As anticipated with news of last week’s Fed funds rate hike, Freddie Mac’s latest Primary Mortgage Market Survey (PMMS) showed that the 30-year fixed-rate mortgage (FRM) averaged 4.42% this week for the week ending March 24, 2022, up from last week when it averaged 4.16%. A year ago at this time, the 30-year FRM averaged 3.17%.
It had been approximately four years since the Federal Reserve Open Market Committee (FOMC) cut interest rates in an emergency meeting in light of COVID-19; however that changed last week as the FOMC raised the nominal interest rate by 25 basis points to 0.25-0.50%.
“This week, the 30-year fixed-rate mortgage increased by more than a quarter of a percent as mortgage rates across all loan types continued to move up,” said Sam Khater, Freddie Mac’s Chief Economist. “Rising inflation, escalating geopolitical uncertainty and the Federal Reserve’s actions are driving rates higher and weakening consumers’ purchasing power. In short, the rise in mortgage rates, combined with continued house price appreciation, is increasing monthly mortgage payments and quickly affecting homebuyers’ ability to keep up with the market.”
Also this week, Freddie Mac reported the 15-year FRM averaged 3.63% with an average 0.8 point, up from last week when it averaged 3.39%. A year ago at this time, the 15-year FRM averaged 2.45%. The five-year Treasury-indexed hybrid adjustable-rate mortgage (ARM) averaged 3.36% with an average 0.3 point, up from last week when it averaged 3.19%. A year ago at this time, the five-year ARM averaged 2.84%.
Evidence of affordability issues can be seen in the latest mortgage application volume report from the Mortgage Bankers Association (MBA), as overall application volume fell 8.1% week-over-week on the heels of the Fed rate hike.
"Real estate markets reached unprecedented territory during the past two years of the pandemic. From the shock of never-before-seen mass quarantines and towering job losses, to the eye-watering monetary and fiscal stimulus, American homes played a central role, serving as shelter, work places, virtual schools, gyms and safe havens," said Realtor.com Manager of Economic Research George Ratiu. "Forbearance measures and rock-bottom mortgage rates ensured that families kept their abodes, and enabled many to buy their first home. However, the window of record-breaking mortgage rates has closed, and the road ahead points to a return toward rates more typical of the past two decades. For buyers and sellers, this spring will offer a period of transition, in which high prices will combine with rising interest rates to challenge budgets already contending with high inflation. The bottom line is that at today’s rate, the buyer of a median-priced home is spending $375 per month more on their monthly payment than they did a year ago. Predictably, we’re seeing early signs of market adjustment, with sales of both new and existing homes down.”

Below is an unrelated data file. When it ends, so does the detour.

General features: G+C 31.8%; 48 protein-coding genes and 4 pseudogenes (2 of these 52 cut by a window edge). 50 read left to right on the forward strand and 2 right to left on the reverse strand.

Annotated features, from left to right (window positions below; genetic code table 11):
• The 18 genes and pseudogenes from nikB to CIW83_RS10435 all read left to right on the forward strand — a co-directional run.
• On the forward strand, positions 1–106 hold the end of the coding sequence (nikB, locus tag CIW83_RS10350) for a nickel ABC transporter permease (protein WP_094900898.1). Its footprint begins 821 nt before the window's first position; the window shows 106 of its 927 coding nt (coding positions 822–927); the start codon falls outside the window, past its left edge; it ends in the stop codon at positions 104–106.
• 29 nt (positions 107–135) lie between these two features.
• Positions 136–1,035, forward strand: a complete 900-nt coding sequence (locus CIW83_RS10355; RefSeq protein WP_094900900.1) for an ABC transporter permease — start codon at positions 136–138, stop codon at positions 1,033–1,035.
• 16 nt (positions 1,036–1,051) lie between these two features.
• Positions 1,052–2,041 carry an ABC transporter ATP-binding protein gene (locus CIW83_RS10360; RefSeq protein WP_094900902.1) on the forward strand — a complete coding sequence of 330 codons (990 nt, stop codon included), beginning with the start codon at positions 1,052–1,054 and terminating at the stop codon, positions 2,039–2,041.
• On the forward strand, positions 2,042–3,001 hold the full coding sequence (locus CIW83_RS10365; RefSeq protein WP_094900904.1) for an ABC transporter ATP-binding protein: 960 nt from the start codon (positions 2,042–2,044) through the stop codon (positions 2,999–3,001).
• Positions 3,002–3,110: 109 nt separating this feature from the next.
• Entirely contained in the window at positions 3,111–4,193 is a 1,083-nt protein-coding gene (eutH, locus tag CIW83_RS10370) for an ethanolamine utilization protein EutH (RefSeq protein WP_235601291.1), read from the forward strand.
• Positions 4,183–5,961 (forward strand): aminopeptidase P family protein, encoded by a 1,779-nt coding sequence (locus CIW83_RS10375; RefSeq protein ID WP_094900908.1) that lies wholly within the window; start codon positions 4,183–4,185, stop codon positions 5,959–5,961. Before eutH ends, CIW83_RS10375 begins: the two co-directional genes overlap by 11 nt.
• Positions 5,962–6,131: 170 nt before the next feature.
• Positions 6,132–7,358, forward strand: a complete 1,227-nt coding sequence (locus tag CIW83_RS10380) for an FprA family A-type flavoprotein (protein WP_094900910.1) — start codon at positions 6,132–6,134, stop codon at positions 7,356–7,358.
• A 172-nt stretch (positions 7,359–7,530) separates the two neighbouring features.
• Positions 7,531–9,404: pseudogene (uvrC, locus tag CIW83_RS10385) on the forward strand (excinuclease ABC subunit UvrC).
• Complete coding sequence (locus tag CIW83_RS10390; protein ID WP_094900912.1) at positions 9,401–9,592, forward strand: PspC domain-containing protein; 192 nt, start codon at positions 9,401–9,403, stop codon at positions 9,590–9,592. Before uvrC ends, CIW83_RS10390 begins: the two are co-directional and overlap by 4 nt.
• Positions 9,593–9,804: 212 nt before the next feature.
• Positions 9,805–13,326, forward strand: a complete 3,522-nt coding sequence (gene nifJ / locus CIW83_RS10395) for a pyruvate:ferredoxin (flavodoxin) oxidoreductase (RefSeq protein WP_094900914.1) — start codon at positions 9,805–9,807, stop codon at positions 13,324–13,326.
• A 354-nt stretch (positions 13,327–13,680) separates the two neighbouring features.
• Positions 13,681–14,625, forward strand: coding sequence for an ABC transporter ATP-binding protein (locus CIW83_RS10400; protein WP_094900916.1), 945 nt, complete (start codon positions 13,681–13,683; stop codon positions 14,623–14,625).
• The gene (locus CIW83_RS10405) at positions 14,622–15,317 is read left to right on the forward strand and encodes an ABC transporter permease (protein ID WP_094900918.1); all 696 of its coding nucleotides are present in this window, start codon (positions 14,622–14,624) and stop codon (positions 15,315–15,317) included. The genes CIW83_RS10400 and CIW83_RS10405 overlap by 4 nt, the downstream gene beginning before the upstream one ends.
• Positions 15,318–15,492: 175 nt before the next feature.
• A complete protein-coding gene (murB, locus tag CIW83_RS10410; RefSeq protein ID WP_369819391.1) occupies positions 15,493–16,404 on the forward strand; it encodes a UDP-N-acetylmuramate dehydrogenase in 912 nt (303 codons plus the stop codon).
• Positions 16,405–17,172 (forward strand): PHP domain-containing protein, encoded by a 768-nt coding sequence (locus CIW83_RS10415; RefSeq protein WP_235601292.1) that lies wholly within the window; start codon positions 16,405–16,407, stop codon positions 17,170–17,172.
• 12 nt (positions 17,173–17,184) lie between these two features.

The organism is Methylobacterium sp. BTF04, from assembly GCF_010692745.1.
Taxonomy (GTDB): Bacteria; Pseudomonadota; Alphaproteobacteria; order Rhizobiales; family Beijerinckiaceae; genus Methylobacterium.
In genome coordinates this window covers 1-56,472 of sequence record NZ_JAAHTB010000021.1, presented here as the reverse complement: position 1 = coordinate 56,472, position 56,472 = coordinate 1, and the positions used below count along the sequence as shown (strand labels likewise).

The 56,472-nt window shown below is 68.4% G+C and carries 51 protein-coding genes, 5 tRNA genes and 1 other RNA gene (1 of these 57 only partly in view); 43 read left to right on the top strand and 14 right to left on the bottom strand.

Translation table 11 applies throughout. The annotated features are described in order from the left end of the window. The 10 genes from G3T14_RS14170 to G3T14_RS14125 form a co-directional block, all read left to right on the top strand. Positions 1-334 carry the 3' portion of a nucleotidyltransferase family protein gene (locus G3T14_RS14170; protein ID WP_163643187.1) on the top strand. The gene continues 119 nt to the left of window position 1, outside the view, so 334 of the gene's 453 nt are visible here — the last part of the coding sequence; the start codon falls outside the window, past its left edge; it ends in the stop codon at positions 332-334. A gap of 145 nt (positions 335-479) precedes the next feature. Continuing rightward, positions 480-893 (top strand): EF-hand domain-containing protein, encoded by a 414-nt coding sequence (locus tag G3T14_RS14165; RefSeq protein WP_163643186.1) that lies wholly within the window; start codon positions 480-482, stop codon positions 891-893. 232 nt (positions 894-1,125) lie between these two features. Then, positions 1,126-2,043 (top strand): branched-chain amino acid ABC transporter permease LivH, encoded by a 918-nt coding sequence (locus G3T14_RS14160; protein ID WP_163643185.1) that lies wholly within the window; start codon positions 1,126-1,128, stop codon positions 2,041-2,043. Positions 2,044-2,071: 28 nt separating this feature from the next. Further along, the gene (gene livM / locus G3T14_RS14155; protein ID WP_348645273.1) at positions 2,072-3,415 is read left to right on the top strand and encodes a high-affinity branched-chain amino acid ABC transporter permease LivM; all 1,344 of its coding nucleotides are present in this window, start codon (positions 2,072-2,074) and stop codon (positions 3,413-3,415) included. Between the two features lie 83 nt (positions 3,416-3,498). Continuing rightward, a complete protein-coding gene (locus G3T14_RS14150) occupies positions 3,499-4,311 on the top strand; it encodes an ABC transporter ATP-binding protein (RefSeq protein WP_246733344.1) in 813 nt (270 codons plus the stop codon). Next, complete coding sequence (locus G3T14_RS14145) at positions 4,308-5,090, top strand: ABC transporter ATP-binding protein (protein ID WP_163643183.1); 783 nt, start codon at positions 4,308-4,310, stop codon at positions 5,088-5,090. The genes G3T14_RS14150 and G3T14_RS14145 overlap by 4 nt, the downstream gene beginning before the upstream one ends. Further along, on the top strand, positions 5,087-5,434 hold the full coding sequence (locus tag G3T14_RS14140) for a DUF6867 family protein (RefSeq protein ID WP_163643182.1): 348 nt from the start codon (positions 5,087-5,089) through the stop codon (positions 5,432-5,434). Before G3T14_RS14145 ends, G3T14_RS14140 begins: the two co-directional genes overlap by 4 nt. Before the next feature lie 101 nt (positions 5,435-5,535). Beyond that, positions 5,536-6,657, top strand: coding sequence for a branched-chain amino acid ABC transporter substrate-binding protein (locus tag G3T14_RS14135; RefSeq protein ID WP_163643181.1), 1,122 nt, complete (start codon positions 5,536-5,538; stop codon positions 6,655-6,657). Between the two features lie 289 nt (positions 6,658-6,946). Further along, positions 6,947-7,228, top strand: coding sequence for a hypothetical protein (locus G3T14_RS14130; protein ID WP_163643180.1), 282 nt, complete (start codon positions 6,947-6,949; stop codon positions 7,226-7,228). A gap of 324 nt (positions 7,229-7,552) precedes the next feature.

Higher rates are impacting refinance options for most Americans, as last week, as the refinance share of mortgage activity decreased to 44.8% of total applications, down from 48.4% the previous week.
Limited supply is driving up prices and pricing many out of the market, as the U.S. Department of Housing & Urban Development (HUD) and the Census Bureau reported the median sales price of new houses sold in February 2022 stood at $400,600, with the average sales price hitting $511,000.
“Affordability is a growing challenge as higher new-home prices and rising rates may be pricing out some buyers,” said First American Deputy Chief Economist Odeta Kushi. “One year ago, 31% of new home sales were priced below $300,000. In February 2022, only 18% of new home sales were priced below $300,000.”